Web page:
I live on Acorn Road so for me it would be wonderful, but the effect this would have on the small business person would be dramatic and this scheme would kill the street for them, if more attention was given to Cyclists and in particular students having lights, I personally have more problems with Cyclists than any other car, if pedestrianizing where do you propose the cars Go, even with a parking permit I struggle to park, cars come and go in a space of 30 minutes mostly to visit Waitrose which is a welcome addition to Jesmond, if one thing would help on Acorn Road a speed restriction would be the answer, cars see the lights on green and put the foot on the accelerator to catch the lights, 20 MPH would be good.
    Instead of 2 hours parking 1 hour would be adequate thus accommodating more parking for business.
    The side paths are wide and good on each side.

    The only people to benefit from this stupidity are cyclists.

    JS Davidson

  3. A Cousins says:

    I bet she doesn’t live in Larkspur or Sanderson, and, being young and fit, she has never been knocked off her feet by a cyclist, probably without lights! Think again!! All those cars will go somewhere : where do you think they will go!

  4. Sue says:

    I don’t drive and walk everywhere. Acorn Road is just fab the way it is with parked cars meaning slow moving traffic and keeping if safe. It’s the cyclists we need protecting from

  5. Paul says:

    There is nothing wrong with Acorn Road as it is. Pedestrians will still use the shops but will drivers if cars are banned? Many will not, depriving businesses of up to 30% of their takings based on the figures given. The fact pedestrians spend more is irrelevant to the case for banning cars. People should be honest about their reasons for wanting cars banned from certain areas. If it’s based on political dogma then at least be honest enough to say so.

  6. J S Davidson says:

    I absolutely Agree with all you say, what I find difficult to understand is why do cyclists wish to cycle in the street when they have such a large open space ” The Town Moor ” adjacent is heaven for cyclists away from the cars and from people also.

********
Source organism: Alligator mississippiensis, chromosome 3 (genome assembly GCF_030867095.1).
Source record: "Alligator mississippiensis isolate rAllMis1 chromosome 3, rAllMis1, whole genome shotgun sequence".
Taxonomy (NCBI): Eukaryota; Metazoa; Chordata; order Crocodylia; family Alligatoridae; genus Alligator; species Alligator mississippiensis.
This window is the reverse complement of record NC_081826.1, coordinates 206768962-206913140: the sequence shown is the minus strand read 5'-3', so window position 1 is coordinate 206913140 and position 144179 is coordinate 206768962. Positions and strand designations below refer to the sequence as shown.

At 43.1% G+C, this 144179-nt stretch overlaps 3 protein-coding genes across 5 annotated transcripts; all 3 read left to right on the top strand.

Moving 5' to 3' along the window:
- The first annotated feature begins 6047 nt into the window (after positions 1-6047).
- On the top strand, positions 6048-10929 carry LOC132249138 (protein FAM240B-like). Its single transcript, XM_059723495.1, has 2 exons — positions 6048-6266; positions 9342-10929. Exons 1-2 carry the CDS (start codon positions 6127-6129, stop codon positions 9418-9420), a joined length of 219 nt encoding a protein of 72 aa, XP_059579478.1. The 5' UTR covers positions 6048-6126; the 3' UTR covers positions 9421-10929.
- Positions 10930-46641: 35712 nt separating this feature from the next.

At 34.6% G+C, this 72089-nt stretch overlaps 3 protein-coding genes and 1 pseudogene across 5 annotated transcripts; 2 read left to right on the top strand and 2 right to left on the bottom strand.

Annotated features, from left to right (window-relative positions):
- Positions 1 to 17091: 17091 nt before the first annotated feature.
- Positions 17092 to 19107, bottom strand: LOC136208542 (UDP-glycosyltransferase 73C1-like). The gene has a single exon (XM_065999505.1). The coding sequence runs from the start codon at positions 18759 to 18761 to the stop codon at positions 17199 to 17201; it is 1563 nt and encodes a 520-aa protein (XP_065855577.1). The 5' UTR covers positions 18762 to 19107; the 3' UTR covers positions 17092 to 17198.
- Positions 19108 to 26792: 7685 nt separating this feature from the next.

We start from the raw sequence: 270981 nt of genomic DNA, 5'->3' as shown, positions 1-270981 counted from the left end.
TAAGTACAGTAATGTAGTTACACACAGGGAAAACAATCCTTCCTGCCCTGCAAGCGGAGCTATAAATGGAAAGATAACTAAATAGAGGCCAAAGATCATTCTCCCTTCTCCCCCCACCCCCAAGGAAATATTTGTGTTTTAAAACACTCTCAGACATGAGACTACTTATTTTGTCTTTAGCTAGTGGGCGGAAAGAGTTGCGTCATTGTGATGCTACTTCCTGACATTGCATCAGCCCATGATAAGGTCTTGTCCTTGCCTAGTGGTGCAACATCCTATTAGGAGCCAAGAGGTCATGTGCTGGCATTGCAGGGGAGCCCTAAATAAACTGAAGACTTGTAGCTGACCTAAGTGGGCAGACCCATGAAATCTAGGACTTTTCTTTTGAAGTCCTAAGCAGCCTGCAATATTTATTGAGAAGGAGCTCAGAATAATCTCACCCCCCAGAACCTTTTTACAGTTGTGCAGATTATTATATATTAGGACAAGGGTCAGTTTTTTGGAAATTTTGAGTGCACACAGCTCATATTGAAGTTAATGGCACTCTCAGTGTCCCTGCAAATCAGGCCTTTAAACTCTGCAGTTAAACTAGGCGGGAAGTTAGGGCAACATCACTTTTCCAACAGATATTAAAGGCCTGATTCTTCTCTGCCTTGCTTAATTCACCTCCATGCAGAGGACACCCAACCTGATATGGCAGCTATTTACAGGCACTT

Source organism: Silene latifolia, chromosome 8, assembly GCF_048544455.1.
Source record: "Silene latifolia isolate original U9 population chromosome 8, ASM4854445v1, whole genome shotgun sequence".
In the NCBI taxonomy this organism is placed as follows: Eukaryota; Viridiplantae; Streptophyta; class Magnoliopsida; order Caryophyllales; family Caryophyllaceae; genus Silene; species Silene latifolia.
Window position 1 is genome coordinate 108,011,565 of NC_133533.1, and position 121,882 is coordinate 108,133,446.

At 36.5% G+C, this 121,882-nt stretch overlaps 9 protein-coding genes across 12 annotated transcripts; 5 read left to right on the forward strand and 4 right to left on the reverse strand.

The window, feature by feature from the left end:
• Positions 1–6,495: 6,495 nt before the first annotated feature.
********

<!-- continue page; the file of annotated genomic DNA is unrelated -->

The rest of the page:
7. Richard says:

    The campaigner who was speaking said that there were various possible options and that if something was tried and proved unsuccessful it could be reversed. This measured, reasonable approach is not mirrored in the responses so far. The video shows 2 cyclists in broad daylight. So why all the fuss about cyclists without lights – which in any case is not a planning issue. The main problem with Acorn Road in my view is the large volume of through traffic which – by its very nature – brings NO trade to the Acorn Road shops. There already is a 20 mph restriction in Acorn Road, but the traffic congestion is such that cars could rarely exceed 20 mph even if they wanted. As for why cyclists want to be in Acorn Road – to get to the Acorn Road shops. Cycling on the Town Moor would be a poor substitute!

  8. Bobbie Harding says:

    Katja seems unaware that the previous plan to pedestrianize Acorn Rd foundered; it discriminated against those with impaired mobility who can’t get to shops & facilities without cars and it’s vital that the needs of all residents are considered.
    Jesmond now has £350,000 from money awarded to the Council by Dept of Transport to improve access to shops by walking/cycling and Sustrans is looking at potential options re this, The JRA & Sustrans are holding a Public Meeting Friday 29/11 6pm – 8pm at Newcastle Cricket Club for residents to debate the issues. See you there.

  9. Ian says:

    The video doesnt show anyone being inconvenienced I would agree.

    But how much better a place could this be with some thought. The pavements can get crowded at some times and are too narrow especially for mobility scooters and prams. Personally I dont use Acorn Rd much because its not a place I want to actually spend time on and if I do go I go to a specific shop and come home again. If it were nicer I would go more and browse the other shops but the street is so dreary I dont want to walk along it.

    As regards comments above about ‘where do the cars go’, well some will go elsehwere but other users will come more often; others will choose to do one bigger shop and not 2 little ones etc. Another similar street I know benefitted a great deal from widening pavements even though it made it harder for cars to get there, so things happen that are counter-intuitive perhaps.